“Already a handful of employers has been hit with litigation in connection with employees who became sick and who claim safety precautions were missing from the workplace. But major hurdles face such suits, from causation to the standard of proof under the workers' compensation law…”
Mr. Freier comments that “suits seeking to hold employers responsible for an employee’s coronavirus infection have been rare because would-be claimants are taking an easier route” as a result of “a law signed by Gov. Phil Murphy on Sept. 14” which “makes it easier for any employee who contacts COVID-19 to qualify for workers’ compensation benefits.” That law creates a “rebuttable presumption” that for essential employees working during the pandemic who contract COVID-19 the infection is work-related. As a result, the employer seeking to oppose the award of benefits bears the burden of proving the transmission did not take place on the job.” Mr. Freier also explained that Plaintiffs’ lawyers have increasingly turned to Conscientious Employee Protection Act (“CEPA”) and New Jersey Law Against Discrimination (“NJLAD”) claims in Coivd-19 employment litigations due to the ease and high potential damages explaining: ““Plaintiffs’ lawyers are big fans of CEPA and N.J. LAD [claims] because they get attorneys’ fees if they are the prevailing party, and [potentially] punitive damages,” and Mr. Freier continued, “the proofs are pretty easy, both for CEPA and the LAD, to make a prima facie,” leading to the many Covid-19 employment litigations in New Jersey to focus on those two statutes.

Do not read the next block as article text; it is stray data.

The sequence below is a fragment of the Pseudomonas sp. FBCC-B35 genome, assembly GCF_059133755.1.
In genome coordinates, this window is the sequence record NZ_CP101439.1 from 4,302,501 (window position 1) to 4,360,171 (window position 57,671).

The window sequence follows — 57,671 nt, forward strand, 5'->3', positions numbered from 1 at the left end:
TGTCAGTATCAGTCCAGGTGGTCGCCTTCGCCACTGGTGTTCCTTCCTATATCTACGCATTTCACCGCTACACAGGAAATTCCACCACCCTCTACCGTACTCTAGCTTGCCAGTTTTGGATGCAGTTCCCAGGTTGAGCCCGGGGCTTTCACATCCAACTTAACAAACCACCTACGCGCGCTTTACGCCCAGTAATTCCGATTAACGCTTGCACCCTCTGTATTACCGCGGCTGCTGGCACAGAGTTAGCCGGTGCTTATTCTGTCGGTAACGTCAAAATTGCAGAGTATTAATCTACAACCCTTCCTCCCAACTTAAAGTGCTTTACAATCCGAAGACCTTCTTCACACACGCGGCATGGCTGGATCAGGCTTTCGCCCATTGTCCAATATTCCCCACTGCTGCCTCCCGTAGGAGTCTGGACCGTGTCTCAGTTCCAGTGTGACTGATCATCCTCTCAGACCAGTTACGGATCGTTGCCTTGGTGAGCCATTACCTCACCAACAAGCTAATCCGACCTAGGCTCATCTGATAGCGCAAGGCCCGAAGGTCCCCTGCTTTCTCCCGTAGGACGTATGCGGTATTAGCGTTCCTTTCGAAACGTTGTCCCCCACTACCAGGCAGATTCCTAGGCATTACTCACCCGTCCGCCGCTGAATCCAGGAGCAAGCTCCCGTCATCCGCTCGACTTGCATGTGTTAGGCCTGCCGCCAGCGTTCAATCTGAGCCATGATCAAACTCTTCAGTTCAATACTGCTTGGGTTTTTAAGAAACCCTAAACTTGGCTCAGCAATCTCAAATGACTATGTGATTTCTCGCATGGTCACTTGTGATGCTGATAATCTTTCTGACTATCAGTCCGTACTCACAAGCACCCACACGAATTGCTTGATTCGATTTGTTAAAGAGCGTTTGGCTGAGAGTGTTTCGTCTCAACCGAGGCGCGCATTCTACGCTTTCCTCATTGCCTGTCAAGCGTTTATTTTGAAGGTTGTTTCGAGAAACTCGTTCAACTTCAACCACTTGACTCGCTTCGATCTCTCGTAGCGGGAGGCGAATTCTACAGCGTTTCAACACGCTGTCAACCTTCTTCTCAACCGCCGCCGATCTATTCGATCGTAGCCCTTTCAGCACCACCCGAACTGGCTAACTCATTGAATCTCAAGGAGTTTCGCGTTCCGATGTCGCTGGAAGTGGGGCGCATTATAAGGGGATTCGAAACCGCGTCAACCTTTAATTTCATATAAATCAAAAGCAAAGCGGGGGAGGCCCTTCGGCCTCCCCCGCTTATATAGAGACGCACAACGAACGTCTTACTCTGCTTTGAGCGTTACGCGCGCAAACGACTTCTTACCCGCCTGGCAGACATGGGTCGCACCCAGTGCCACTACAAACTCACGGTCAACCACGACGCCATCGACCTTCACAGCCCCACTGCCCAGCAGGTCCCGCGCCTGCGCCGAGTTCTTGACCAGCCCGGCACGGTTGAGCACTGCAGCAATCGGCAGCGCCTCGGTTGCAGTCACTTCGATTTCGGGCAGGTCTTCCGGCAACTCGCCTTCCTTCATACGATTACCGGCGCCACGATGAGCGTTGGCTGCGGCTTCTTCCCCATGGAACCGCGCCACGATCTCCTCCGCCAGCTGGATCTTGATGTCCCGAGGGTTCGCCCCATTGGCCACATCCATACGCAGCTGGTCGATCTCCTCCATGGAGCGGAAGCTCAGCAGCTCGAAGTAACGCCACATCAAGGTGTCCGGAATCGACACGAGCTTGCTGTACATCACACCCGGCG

To read Mr. Freier’s additional input on whistleblower cases that workers infected with COVID-19 are bringing under the Conscientious Employee Protection Act and the New Jersey Law Against Discrimination, and to access the full article, please click here.